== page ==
MADRID, Spain (CNN) — Spanish police have arrested 15 suspected Islamic terrorists believed to be supporting attacks on American forces and their allies in Iraq and Afghanistan, according to the Spanish Interior Ministry and an anti-terrorism official.
The suspects — 13 Moroccans and two Algerians — are thought to be involved in the recruiting, training and financing of terrorists from North Africa to be sent to fight Western forces in Iraq and Afghanistan, according to the official and a statement from the ministry.
Most of the suspects were arrested Monday morning in Barcelona and the nearby towns of Badalona, Santa Coloma de Gramanet, Igualada and Mataro, in northeastern Spain.
Two others were detained in Aranjuez, a town about an hour south of Madrid and another suspect was arrested in the southern coastal city of Malaga, the official said.
Police seized computers, cell phones, books, agendas and “documentation linked to Islamic jihad,” the ministry statement said.
Authorities provided only the initials of the suspects, not their full names. They range in age from about 20 to 39 years old, the ministry said.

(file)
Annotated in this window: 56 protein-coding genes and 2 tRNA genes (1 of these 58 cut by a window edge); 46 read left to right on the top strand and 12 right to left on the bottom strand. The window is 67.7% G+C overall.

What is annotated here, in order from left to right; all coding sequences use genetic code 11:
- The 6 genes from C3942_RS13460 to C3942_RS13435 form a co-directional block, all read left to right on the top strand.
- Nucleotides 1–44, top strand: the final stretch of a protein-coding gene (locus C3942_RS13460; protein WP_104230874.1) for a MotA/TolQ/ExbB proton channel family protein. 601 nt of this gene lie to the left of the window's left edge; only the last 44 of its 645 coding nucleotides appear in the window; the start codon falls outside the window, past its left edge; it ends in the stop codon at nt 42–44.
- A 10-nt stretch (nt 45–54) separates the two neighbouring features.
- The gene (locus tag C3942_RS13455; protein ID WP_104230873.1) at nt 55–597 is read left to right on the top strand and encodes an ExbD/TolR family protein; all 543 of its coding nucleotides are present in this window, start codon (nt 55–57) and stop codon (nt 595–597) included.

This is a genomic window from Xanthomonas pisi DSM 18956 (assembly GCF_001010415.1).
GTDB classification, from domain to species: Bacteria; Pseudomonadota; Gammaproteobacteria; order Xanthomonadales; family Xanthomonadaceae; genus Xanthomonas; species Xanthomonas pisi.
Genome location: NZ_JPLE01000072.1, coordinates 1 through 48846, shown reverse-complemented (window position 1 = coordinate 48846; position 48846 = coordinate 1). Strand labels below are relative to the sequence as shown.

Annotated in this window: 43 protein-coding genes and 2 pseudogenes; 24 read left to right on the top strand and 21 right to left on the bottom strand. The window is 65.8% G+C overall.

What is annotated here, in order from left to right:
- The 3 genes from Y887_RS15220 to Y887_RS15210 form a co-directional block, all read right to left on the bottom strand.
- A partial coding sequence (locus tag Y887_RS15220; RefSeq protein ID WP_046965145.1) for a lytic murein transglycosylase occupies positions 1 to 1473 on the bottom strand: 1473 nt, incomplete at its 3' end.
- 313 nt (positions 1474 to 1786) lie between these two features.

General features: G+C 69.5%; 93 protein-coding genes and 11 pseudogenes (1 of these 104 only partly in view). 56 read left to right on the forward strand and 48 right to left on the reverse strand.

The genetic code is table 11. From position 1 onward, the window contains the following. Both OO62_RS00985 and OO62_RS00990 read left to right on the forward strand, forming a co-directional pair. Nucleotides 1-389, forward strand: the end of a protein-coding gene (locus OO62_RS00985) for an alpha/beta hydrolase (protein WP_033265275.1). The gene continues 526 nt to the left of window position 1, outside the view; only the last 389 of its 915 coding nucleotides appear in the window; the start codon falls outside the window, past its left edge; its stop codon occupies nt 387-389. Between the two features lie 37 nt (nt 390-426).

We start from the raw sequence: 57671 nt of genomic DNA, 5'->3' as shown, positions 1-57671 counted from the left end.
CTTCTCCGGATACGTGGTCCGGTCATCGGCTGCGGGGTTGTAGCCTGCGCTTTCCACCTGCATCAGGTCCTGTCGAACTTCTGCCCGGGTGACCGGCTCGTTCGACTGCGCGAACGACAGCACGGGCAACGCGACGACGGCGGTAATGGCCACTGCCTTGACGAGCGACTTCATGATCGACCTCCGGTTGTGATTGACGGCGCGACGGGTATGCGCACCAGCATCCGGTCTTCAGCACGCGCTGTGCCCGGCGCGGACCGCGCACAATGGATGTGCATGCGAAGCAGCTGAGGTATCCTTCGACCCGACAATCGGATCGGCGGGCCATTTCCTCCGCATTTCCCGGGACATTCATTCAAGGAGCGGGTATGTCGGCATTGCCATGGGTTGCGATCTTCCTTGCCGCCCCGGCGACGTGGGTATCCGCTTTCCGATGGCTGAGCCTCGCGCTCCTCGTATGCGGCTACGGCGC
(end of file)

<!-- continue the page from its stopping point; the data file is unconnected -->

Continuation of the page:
The latest arrests follow detentions several months ago in Spain of 22 other suspects wanted for similar charges of recruiting and logistical support for jihadi terrorist cells, the ministry said.
Spain has arrested more than 100 suspected Islamic terrorists since the Madrid train bombings in March 2004 that killed 191 people and wounded more than 1,800.
Most of the arrests since then have been related to the train bombings, but there have also been detentions for a plot to blow up the Madrid courthouse, where terrorism trials are held, and those suspected of recruiting and training terrorists to fight in Iraq and Afghanistan.
Most of the Islamic terror suspects arrested nationwide have been of Moroccan or Algerian origin. Sometimes they have had residency permits and have lived in Spain for months or years before their arrests.
The trial of 29 defendants in the train bombings is now in its fourth month. Most of them are accused Islamic terrorists, including many Moroccans. There are also nine Spaniards on trial for providing the explosives used in the attacks. The trial is expected to conclude this summer, with a verdict due next autumn.